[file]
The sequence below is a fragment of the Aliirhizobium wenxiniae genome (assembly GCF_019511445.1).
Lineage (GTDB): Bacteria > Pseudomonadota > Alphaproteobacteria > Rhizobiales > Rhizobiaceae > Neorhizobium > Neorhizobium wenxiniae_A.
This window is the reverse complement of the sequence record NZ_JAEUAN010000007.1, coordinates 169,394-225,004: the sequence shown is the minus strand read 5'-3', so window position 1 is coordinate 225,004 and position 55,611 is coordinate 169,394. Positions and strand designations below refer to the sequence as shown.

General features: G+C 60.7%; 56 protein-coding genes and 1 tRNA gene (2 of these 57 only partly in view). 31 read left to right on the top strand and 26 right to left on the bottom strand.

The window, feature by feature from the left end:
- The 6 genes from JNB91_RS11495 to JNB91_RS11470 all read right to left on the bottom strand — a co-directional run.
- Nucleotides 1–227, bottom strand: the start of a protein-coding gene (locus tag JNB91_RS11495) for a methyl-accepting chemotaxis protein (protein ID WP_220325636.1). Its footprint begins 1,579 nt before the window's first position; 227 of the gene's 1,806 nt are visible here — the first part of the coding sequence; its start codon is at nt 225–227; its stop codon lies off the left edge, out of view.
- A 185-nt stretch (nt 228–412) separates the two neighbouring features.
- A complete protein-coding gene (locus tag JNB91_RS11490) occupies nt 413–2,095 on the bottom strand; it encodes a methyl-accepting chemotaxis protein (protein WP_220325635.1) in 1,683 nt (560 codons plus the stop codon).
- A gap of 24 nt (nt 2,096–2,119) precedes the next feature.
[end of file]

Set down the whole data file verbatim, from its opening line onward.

The sequence below is a fragment of the Aliirhizobium wenxiniae genome (assembly GCF_019511445.1).
Lineage (GTDB): Bacteria > Pseudomonadota > Alphaproteobacteria > Rhizobiales > Rhizobiaceae > Neorhizobium > Neorhizobium wenxiniae_A.
This window is the reverse complement of the sequence record NZ_JAEUAN010000007.1, coordinates 169,394-225,004: the sequence shown is the minus strand read 5'-3', so window position 1 is coordinate 225,004 and position 55,611 is coordinate 169,394. Positions and strand designations below refer to the sequence as shown.

General features: G+C 60.7%; 56 protein-coding genes and 1 tRNA gene (2 of these 57 only partly in view). 31 read left to right on the top strand and 26 right to left on the bottom strand.

The window, feature by feature from the left end:
- The 6 genes from JNB91_RS11495 to JNB91_RS11470 all read right to left on the bottom strand — a co-directional run.
- Nucleotides 1–227, bottom strand: the start of a protein-coding gene (locus tag JNB91_RS11495) for a methyl-accepting chemotaxis protein (protein ID WP_220325636.1). Its footprint begins 1,579 nt before the window's first position; 227 of the gene's 1,806 nt are visible here — the first part of the coding sequence; its start codon is at nt 225–227; its stop codon lies off the left edge, out of view.
- A 185-nt stretch (nt 228–412) separates the two neighbouring features.
- A complete protein-coding gene (locus tag JNB91_RS11490) occupies nt 413–2,095 on the bottom strand; it encodes a methyl-accepting chemotaxis protein (protein WP_220325635.1) in 1,683 nt (560 codons plus the stop codon).
- A gap of 24 nt (nt 2,096–2,119) precedes the next feature.